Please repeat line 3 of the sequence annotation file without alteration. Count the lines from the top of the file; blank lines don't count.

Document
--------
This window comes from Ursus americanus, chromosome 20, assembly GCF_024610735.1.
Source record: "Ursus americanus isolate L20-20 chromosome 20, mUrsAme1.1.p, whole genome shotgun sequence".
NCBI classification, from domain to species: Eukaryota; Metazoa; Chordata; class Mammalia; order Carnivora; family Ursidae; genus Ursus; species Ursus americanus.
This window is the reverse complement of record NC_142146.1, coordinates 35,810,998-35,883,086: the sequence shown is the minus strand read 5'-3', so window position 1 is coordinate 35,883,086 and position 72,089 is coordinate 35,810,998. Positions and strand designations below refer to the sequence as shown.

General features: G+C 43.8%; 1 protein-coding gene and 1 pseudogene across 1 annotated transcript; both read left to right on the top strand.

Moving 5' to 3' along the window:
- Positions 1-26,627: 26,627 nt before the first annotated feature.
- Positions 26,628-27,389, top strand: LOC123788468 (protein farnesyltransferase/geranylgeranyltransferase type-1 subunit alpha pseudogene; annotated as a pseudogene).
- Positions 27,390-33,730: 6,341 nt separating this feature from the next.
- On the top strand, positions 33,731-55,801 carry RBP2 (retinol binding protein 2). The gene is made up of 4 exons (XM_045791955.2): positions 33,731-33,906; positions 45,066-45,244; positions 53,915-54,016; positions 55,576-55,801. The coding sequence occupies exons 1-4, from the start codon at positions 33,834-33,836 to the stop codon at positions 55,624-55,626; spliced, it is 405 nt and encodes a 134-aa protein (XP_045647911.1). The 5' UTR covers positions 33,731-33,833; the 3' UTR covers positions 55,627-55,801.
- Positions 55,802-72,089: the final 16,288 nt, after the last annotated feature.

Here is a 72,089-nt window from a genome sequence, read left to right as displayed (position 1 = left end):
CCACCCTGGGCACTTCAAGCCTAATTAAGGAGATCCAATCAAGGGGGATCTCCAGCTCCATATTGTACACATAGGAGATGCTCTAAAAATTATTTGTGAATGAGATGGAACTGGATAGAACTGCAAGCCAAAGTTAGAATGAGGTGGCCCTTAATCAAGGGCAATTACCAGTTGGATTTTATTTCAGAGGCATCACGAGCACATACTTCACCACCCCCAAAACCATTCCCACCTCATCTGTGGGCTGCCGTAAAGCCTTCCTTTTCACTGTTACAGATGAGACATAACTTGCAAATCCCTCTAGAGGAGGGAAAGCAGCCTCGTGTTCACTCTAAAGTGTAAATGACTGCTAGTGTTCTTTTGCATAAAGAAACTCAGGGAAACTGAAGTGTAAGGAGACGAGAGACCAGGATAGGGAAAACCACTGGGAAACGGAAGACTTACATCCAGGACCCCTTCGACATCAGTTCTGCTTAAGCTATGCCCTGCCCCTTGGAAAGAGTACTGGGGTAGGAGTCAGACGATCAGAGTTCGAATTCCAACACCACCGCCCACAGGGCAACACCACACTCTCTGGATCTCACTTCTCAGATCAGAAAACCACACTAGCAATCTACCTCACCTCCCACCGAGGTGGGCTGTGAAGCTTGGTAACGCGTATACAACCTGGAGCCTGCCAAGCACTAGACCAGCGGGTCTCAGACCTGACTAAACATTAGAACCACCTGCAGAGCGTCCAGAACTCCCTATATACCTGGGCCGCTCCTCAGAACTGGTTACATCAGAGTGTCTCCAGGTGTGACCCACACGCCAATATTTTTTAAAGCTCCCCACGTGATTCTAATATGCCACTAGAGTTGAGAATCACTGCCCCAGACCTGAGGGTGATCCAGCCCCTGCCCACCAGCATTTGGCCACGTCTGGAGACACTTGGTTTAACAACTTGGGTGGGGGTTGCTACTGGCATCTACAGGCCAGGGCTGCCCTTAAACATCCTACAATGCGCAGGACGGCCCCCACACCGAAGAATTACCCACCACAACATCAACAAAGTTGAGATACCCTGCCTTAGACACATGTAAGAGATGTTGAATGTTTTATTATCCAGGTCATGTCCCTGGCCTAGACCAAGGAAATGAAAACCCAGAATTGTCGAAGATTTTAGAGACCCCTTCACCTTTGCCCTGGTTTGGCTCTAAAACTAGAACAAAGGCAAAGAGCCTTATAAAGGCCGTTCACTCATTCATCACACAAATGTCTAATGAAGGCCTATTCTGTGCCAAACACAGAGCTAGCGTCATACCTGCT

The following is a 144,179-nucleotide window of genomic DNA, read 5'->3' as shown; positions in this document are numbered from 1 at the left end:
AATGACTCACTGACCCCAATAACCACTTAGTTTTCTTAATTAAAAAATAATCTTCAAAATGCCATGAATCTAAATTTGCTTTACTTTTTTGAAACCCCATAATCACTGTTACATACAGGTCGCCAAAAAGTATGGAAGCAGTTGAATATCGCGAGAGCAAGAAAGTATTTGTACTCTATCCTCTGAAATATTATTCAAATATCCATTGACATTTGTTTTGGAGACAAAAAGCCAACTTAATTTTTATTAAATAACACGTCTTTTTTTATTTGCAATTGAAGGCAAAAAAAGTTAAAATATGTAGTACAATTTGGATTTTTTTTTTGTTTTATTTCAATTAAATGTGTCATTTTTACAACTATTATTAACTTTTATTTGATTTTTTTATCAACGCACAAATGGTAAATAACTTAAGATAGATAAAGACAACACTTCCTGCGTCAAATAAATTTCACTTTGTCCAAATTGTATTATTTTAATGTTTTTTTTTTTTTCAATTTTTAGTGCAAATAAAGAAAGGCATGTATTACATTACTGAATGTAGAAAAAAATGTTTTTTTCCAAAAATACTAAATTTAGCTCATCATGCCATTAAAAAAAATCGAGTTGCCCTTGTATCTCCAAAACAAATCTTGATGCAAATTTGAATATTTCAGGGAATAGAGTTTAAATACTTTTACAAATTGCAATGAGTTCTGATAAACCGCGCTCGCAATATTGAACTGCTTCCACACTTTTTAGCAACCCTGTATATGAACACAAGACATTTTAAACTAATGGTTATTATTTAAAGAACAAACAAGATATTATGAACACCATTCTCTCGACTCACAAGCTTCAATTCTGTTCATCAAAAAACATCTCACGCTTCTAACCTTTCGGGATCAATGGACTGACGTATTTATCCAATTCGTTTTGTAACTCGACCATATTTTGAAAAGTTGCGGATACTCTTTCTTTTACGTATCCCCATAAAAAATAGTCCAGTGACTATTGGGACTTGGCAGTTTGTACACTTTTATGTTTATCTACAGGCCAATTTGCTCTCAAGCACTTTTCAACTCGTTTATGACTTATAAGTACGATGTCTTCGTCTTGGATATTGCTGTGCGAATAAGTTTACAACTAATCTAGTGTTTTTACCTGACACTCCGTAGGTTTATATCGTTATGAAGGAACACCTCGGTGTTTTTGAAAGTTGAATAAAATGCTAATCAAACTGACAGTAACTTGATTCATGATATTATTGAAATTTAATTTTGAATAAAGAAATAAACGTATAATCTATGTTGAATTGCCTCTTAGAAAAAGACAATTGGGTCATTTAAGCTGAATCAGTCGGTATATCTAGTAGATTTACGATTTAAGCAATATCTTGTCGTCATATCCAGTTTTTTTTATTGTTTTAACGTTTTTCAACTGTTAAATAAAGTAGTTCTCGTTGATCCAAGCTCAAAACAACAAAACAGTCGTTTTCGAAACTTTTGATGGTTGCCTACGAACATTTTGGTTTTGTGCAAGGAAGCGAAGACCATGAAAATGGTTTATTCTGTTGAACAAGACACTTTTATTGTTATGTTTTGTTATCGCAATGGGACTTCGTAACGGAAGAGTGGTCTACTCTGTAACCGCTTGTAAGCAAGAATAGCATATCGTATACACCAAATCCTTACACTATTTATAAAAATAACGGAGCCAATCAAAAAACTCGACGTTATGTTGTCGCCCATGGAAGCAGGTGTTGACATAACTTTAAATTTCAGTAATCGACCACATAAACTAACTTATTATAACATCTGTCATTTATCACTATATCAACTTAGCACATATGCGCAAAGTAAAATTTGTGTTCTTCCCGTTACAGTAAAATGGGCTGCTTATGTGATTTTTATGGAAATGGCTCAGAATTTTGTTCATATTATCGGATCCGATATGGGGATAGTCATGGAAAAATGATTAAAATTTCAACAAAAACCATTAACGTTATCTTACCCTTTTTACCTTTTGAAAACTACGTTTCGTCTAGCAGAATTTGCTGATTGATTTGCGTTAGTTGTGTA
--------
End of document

NCBI classification, from domain to species: Eukaryota; Metazoa; Chordata; class Mammalia; order Carnivora; family Ursidae; genus Ursus; species Ursus americanus.